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Remember my interior shots of the Utah State Capitol building here and here? Well I promised a few shots of the exterior and I usually follow through on promises, although I have a habit of taking a very long time to do so, (you’ve been warned!)
We were visiting as part of a field trip for my daughters class and of course that means showing up in the middle of the day when the light is at its worst, thankfully the blossoms were at their best.
3 shot HDR handheld of the Capitols Dome through cherry blossoms.
The Capitol grounds are great for walking around unless a bunch of the sprinkler guys are out testing the lines and they turn on the sprinklers while you’re standing literally right in front of them and they neglect to give you even the slightest bit of a warning that you’re about to get hit by 2 sprinkler heads on full blast. Thanks you morons!
Luckily the D7000 is tough, I’m sort of quick, and I had a micro cloth with me. Here’s the shot I made microseconds before getting soaked, if you try hard enough you might hear the hissing of the water just as it hits me…
I thought I’d process one view in tribute to how old the building is (Completed in 1916) This is the view from in front of the Daughters of Utah Pioneers Museum on the southwest corner.
The North side of the building gets little attention since the South side is so perfectly placed for easy shots and the North side feels a bit cramped with other buildings on three sides, however it has an awesome fountain and walkways that are worth exploring. I obviously used my fisheye lens for these shots as it’s the only way to include everything short of a panorama. I shot from here last year for one of the challenge photos you can re visit that entry here. It sure shows the difference that golden hour light and mid day light has on an image!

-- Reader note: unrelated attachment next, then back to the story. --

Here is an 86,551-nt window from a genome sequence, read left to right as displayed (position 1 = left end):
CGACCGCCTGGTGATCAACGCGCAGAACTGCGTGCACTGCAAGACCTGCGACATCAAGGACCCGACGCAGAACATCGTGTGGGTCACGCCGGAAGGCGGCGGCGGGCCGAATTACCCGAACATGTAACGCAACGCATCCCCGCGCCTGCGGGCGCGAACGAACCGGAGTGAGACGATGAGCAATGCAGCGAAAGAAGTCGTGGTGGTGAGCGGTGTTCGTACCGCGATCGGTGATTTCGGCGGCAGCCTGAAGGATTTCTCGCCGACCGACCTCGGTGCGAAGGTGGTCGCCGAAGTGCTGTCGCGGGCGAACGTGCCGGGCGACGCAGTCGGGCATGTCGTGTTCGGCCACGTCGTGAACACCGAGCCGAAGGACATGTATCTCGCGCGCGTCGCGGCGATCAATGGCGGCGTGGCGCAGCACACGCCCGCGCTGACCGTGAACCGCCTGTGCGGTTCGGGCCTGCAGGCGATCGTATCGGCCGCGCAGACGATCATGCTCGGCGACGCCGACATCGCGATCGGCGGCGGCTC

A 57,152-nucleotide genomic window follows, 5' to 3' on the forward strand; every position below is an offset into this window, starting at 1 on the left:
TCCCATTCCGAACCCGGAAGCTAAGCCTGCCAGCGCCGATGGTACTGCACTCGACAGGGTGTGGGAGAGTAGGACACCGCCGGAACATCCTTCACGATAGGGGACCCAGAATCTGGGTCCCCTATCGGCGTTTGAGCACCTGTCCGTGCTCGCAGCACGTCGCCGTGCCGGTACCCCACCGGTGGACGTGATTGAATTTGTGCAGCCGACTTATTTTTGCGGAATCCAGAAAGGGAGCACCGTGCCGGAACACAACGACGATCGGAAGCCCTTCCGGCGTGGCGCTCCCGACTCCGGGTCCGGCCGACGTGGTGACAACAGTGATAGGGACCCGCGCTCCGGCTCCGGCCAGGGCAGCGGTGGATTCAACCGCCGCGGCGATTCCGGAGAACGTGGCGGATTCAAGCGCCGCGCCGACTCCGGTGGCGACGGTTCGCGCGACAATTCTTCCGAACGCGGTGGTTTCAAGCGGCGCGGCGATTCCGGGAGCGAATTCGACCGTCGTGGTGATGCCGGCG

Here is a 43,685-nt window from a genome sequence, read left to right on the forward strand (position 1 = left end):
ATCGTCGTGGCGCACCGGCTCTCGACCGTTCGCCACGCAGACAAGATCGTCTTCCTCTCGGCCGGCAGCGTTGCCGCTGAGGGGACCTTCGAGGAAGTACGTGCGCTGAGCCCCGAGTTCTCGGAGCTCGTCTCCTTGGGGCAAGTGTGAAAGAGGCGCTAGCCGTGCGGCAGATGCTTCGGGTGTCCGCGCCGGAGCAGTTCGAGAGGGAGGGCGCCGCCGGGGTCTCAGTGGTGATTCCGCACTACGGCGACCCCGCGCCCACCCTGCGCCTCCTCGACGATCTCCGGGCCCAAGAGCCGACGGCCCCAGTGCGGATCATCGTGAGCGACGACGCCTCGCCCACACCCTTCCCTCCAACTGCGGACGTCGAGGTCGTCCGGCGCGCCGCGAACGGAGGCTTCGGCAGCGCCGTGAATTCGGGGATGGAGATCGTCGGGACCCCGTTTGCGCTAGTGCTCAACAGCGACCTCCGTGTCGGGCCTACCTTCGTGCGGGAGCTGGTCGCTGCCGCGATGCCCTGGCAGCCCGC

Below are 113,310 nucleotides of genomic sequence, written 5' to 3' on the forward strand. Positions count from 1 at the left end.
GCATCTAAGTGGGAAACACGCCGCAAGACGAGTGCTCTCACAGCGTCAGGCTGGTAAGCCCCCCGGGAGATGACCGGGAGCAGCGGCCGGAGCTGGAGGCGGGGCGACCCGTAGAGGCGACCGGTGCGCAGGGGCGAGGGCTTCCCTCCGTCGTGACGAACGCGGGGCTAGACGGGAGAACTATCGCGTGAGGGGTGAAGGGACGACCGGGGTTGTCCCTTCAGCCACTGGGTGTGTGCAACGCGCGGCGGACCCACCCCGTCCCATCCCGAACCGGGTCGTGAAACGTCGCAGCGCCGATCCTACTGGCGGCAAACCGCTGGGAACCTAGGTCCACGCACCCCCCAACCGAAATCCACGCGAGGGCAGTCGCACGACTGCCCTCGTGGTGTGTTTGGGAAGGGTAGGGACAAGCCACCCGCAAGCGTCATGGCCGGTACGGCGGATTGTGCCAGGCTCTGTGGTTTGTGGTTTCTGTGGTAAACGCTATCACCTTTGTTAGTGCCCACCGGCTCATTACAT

To close out this post I wanted to share two images from inside the Daughters of Utah Pioneers Museum which we visited after the Capitol. There were a hundred signs inside prohibiting photography, of course I take that to mean “flash photography” which I never do inside a museum or similar place so I took pictures of a few things these were my favorites and thought I’d share them with you.
This is the American Fire Engine Company Steam Engine “Roosevelt” built in 1902 it was painstakingly restored from 1994-1996 you can read more about it here. What I wouldn’t give to be able to really set up and shoot this thing in detail.
Well I hope you enjoyed this little look on the outside of the Utah State Capitol Building, I’ll have more shots coming soon as I sort out images from a few recent trips and an airshow!
Gotta love summertime!